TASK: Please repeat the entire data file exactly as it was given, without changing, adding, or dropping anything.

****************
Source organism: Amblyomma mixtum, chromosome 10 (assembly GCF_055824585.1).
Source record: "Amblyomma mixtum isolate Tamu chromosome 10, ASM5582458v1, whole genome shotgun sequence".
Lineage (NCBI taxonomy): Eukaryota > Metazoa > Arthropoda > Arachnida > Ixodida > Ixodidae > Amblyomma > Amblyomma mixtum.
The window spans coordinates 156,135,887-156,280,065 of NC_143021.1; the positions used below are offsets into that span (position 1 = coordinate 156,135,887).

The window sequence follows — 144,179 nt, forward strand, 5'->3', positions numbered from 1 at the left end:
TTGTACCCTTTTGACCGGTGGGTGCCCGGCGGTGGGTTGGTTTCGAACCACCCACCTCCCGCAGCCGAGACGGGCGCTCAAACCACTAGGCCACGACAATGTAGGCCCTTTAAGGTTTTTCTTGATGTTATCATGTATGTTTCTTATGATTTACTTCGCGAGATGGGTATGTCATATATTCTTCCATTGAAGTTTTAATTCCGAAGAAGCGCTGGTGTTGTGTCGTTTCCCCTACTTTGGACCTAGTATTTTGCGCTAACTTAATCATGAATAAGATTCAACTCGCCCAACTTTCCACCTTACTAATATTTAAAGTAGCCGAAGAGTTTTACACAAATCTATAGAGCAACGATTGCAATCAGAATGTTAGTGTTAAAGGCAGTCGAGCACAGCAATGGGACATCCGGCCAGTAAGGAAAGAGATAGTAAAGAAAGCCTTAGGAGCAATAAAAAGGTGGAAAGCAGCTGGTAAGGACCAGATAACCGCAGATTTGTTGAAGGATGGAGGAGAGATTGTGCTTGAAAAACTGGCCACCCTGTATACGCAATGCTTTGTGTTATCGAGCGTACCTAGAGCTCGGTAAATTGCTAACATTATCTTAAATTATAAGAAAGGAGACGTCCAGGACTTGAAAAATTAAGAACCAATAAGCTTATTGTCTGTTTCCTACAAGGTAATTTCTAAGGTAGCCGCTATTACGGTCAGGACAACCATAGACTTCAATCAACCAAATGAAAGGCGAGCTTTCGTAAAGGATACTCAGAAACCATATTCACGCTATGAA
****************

Source organism: Amblyomma mixtum, chromosome 10 (assembly GCF_055824585.1).
Source record: "Amblyomma mixtum isolate Tamu chromosome 10, ASM5582458v1, whole genome shotgun sequence".
Lineage (NCBI taxonomy): Eukaryota > Metazoa > Arthropoda > Arachnida > Ixodida > Ixodidae > Amblyomma > Amblyomma mixtum.
The window spans coordinates 156,135,887-156,280,065 of NC_143021.1; the positions used below are offsets into that span (position 1 = coordinate 156,135,887).

The window sequence follows — 144,179 nt, forward strand, 5'->3', positions numbered from 1 at the left end:
TTGTACCCTTTTGACCGGTGGGTGCCCGGCGGTGGGTTGGTTTCGAACCACCCACCTCCCGCAGCCGAGACGGGCGCTCAAACCACTAGGCCACGACAATGTAGGCCCTTTAAGGTTTTTCTTGATGTTATCATGTATGTTTCTTATGATTTACTTCGCGAGATGGGTATGTCATATATTCTTCCATTGAAGTTTTAATTCCGAAGAAGCGCTGGTGTTGTGTCGTTTCCCCTACTTTGGACCTAGTATTTTGCGCTAACTTAATCATGAATAAGATTCAACTCGCCCAACTTTCCACCTTACTAATATTTAAAGTAGCCGAAGAGTTTTACACAAATCTATAGAGCAACGATTGCAATCAGAATGTTAGTGTTAAAGGCAGTCGAGCACAGCAATGGGACATCCGGCCAGTAAGGAAAGAGATAGTAAAGAAAGCCTTAGGAGCAATAAAAAGGTGGAAAGCAGCTGGTAAGGACCAGATAACCGCAGATTTGTTGAAGGATGGAGGAGAGATTGTGCTTGAAAAACTGGCCACCCTGTATACGCAATGCTTTGTGTTATCGAGCGTACCTAGAGCTCGGTAAATTGCTAACATTATCTTAAATTATAAGAAAGGAGACGTCCAGGACTTGAAAAATTAAGAACCAATAAGCTTATTGTCTGTTTCCTACAAGGTAATTTCTAAGGTAGCCGCTATTACGGTCAGGACAACCATAGACTTCAATCAACCAAATGAAAGGCGAGCTTTCGTAAAGGATACTCAGAAACCATATTCACGCTATGAA